GC: Yeah, but for my situation, almost…90% is on the page. There are a few tidbits that were ad-libs from me, but Adam and Will wrote a great character for me…and even the stuff I did ad-lib came from the scene that they had written. I mean, we did a fair amount of it, but a lot of it didn’t…at least, a lot of stuff that I was involved in…didn’t make it to the movie. It may be floating around on the DVD somewhere, but…well, anyway, that’s the math on that one. (Laughs)
BE: You seem to almost vanish into the parts that you play, but, then, so does Will Ferrell…so which one of you, would you say, was more likely to fall out of character and break into laughter during a scene?
GC: Well, for us…there wasn’t a lot of that that occurred between Will and I, but I know there are some others, because I’ve seen some of the outtakes. Between him and (John C.) Reilly, and him and Michael Clarke Duncan…in fact, some of that wasn’t in the movie, but they used it during the closing credits. But we never really had that situation happen where we were unable to go on for any reason. It was pretty straight-ahead.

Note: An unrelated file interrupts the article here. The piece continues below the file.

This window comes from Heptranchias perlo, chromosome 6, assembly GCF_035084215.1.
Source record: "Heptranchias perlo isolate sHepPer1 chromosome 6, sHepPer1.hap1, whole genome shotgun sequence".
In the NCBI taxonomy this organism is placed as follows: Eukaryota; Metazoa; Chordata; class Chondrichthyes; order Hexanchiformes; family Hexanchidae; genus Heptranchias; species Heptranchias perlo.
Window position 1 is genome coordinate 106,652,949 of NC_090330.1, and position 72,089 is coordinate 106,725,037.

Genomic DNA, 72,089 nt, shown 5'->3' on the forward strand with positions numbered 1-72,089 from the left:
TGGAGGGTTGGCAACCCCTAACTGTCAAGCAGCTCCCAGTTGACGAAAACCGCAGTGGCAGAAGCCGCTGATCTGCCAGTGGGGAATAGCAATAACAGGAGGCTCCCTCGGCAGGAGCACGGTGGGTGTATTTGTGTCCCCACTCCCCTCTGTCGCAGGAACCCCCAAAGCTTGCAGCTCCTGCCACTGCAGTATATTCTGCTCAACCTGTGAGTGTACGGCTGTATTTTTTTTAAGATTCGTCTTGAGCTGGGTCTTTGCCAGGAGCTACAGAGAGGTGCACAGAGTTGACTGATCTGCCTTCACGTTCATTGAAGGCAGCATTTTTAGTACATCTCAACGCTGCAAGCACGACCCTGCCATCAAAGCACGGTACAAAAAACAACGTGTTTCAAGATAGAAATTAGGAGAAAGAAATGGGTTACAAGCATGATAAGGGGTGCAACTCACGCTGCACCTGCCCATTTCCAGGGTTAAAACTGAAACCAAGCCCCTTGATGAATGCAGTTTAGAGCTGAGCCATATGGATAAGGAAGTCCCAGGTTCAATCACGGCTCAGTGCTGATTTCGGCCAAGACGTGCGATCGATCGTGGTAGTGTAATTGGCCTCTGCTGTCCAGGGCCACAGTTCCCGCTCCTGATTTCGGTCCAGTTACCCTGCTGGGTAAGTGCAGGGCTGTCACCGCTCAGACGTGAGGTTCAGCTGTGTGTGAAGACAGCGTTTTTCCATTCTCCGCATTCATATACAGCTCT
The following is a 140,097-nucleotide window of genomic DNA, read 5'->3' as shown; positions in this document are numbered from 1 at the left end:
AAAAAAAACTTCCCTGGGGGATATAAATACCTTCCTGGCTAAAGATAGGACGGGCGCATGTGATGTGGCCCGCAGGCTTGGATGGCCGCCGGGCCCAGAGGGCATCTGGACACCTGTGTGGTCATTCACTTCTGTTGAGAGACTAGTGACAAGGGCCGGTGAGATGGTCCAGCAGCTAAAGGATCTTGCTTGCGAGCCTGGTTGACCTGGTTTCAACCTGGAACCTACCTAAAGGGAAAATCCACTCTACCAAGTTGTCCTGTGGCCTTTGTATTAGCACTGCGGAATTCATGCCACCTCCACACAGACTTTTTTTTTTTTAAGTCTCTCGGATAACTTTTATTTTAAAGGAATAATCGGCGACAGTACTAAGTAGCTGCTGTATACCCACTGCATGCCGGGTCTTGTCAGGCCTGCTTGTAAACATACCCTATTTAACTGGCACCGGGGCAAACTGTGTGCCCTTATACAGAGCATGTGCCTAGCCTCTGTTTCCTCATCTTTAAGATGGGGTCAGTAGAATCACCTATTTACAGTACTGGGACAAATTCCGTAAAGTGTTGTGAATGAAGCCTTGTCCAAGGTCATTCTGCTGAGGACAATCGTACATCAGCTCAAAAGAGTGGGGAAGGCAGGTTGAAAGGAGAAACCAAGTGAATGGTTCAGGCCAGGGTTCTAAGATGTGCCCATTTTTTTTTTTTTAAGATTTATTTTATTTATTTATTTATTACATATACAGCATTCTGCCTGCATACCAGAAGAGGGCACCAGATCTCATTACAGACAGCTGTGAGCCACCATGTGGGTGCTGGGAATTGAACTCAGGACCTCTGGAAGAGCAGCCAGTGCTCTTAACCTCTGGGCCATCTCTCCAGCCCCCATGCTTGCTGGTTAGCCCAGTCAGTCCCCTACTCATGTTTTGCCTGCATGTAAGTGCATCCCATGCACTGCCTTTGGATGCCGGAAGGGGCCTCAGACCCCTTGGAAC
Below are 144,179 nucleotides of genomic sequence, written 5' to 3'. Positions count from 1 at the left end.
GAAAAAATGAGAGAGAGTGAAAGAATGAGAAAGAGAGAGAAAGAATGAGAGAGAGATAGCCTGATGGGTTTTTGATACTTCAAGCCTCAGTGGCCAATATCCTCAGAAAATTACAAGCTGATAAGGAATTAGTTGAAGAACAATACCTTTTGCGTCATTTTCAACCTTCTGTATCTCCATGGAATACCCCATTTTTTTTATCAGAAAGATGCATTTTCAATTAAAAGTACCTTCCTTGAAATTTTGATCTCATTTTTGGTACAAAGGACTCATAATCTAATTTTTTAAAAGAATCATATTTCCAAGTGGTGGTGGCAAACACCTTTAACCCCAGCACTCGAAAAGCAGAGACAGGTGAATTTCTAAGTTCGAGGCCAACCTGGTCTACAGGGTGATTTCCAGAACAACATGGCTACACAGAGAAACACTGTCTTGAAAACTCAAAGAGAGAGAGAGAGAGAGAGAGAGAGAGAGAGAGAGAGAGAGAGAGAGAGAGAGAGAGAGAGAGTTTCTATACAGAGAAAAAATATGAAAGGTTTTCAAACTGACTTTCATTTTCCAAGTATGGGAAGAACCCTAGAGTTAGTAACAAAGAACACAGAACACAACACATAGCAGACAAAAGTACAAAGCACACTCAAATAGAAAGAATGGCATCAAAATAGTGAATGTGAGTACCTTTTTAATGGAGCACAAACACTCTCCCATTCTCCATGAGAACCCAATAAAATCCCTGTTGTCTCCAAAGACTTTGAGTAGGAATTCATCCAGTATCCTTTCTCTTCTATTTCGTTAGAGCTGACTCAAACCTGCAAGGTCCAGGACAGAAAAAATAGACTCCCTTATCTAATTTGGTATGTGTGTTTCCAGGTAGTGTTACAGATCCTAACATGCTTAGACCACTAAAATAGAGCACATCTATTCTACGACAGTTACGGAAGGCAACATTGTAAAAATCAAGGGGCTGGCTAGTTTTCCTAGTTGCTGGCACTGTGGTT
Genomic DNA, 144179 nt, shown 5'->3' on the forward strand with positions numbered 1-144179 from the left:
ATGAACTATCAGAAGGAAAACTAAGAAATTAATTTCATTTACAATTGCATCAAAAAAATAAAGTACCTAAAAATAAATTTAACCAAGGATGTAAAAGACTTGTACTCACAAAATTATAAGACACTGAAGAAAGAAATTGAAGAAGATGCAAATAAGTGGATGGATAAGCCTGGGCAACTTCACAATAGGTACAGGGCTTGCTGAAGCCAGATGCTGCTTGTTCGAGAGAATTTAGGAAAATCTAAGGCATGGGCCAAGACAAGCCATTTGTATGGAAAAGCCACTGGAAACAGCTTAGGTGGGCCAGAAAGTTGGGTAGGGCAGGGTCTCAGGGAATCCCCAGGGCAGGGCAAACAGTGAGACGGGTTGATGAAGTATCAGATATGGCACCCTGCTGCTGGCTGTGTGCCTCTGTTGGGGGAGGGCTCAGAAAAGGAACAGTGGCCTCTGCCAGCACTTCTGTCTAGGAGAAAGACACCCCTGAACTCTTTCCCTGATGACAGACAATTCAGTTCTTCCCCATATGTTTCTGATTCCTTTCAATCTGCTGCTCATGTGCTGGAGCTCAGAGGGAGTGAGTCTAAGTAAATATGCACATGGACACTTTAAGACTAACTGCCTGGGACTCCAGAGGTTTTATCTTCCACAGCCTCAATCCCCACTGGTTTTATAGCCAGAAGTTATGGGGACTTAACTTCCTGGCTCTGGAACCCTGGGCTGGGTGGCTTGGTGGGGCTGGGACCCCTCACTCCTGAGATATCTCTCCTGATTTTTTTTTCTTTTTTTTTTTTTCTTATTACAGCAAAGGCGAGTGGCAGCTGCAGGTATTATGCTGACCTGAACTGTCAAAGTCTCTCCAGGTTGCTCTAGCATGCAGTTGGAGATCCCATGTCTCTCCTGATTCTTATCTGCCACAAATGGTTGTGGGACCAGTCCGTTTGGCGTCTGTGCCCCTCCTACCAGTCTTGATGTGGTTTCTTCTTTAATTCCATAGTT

BE: Who was the funniest person on the set of the film?
GC: On the set of the film? You mean just, like, hanging out?
BE: Yeah, I mean, just in general, who tended to be the funniest.
GC: Uh, well, from my situation, since I wasn’t involved in a lot of the group stuff where all the guys were hanging out…I was pretty isolated with Will…I guess the guy who cracked me up the most was Adam McKay! Because in terms of some of those ad-libs, he’d kind of be writing from behind the camera. Sometimes, it was nothing more than you standing there and Adam shouting dialogue from off the top of his head that you’d repeat into the camera; there were a couple of those that would catch people by surprise, and they’d just laugh first and deliver later. So I’ve gotta go with McKay.